Fast-tracking of new drugs: getting the balance right
- Paul Kubler
- Aust Prescr 1 2018;41:98-9
- 1 August 2018
- DOI: 10.18773/austprescr.2018.032
In Australia, like the rest of the world, patients and their doctors have a growing desire to access new drugs as soon as possible. They hope to make an impact on conditions with limited pharmacotherapeutic options, such as cystic fibrosis and rare cancers like mesothelioma. New approaches to more common diseases, such as lung cancer and dementia, may offer greater efficacy or less toxicity than current therapies. The pharmaceutical industry is also hungry for expedited drug approvals as a vehicle to reward and encourage innovation. Faster approvals may increase company profits as products get to the market more rapidly.
In 2015, new drug approvals in Australia by the Therapeutic Goods Administration (TGA) took a median of 391 days from application, which compares favourably with Europe at 478 days.1 However, the US Food and Drug Administration (FDA) approves new drug applications faster than any other country at a median of 304 days. There is a paucity of published data in any jurisdiction on how any accelerated drug approval mechanism reduces the time frame for availability compared to traditional evaluation processes. The FDA aims to review a priority application within six months as opposed to 10 months under standard review.
The approval of new drugs is an increasingly complicated process. Clinical trial designs and procedures have become progressively more complex. Furthermore, the proliferation of biological therapies (including biosimilar medicines) compared to traditional small-molecule drugs has added layers of intricacy to the evaluation process. As such, a traditional drug regulatory framework may no longer be the most appropriate assessment process for dealing with quickly evolving scientific advances.
The traditional approach in the assessment of a new drug involves a sequence of clinical trials (phase I–III). Accumulated evidence of dose justification, efficacy and safety in specified treatment indications and target populations then enables the drug’s sponsor to apply for registration of the drug. However, in the last 20 years, several regulatory bodies have tried to develop and test fast-track approval processes for drugs to treat severe diseases for which the options are limited.
Following a review1 the TGA consulted about expedited approvals2 and has introduced a priority review pathway. This aims to assess new drugs within 150 days.3 The European Medicines Agency (EMA) introduced its PRIME (Priority Medicines) program of accelerated approval and priority review in 2016. The FDA already had such programs, and in 2017 new molecule drug approvals were at a 20-year record of 46 (more than double the 22 approved in 2016). Of the 46 new molecular entities, 18 (more than half for oncology indications) received approval through the fast-track pathway.4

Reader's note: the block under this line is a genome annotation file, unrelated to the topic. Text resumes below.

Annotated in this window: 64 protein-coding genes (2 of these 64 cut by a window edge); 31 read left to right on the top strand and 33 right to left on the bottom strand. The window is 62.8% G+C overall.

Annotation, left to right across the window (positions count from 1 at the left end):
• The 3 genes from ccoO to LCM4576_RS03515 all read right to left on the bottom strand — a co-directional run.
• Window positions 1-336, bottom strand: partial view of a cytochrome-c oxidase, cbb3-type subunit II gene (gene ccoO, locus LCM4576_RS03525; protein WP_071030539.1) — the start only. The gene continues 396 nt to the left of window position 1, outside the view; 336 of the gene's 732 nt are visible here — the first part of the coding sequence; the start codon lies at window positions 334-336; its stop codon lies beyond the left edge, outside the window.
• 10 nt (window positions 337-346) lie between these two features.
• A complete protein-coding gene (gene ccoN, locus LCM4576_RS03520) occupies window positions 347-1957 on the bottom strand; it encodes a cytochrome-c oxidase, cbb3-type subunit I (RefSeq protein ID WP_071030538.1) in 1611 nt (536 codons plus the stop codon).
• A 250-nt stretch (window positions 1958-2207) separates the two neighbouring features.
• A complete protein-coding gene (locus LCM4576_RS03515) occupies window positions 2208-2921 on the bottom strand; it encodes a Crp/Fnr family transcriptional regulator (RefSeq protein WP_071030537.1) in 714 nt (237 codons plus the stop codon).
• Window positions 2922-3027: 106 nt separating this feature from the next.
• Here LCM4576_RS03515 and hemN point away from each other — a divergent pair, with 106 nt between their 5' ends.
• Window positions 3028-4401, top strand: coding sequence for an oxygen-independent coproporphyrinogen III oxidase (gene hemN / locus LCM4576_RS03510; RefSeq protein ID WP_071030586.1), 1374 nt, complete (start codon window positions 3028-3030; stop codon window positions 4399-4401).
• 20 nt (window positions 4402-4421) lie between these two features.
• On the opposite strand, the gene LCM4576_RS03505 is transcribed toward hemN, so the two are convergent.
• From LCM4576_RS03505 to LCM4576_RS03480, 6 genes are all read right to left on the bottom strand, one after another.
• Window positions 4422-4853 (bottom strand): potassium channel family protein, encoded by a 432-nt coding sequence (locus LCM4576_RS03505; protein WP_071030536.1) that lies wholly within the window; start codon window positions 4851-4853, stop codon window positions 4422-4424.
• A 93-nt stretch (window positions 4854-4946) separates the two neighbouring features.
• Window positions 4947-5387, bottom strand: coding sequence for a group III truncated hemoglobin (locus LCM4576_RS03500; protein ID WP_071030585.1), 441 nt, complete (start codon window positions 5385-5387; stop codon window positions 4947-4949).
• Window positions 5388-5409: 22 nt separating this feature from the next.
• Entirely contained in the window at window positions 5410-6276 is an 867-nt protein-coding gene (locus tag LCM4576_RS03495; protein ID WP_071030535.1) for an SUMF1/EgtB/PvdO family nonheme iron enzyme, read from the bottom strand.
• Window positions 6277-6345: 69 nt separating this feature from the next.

In these programs drugs for serious illnesses are rapidly approved on the basis of limited clinical trial data or data reliant on surrogate outcome measures, some of which are biochemical, for example glycated haemoglobin (HbA1c), rather than clinical. Anticancer drugs may be approved on response rates, often measured over relatively short time frames, rather than on improved survival. Between 2009 and 2013, the EMA approved the use of 48 oncology drugs for 68 treatment indications, eight of which were approved on the basis of a single-arm trial.5 An analysis of the data reports that in approximately half (35 of 68) of the indications there was a significant improvement in survival or quality of life, whereas in the other half, the benefit remained uncertain.
Advocates of rapid access to new therapies claim that targeted treatments such as modern immunotherapies do not fit current regulatory processes. With an enhanced contemporary understanding of disease pathogenesis pre-study, novel immuno-oncology drugs are clinically tested in trials with small patient numbers and often in the setting of knowing the patient’s genetic profile. It is claimed that these attributes allow for better prediction of response with fewer significant adverse events. Furthermore, advances in digital technology, remote monitoring, patient sensors and data analytics are allowing for improved recording of reliable and validated patient-related outcomes in studies with smaller sample sizes.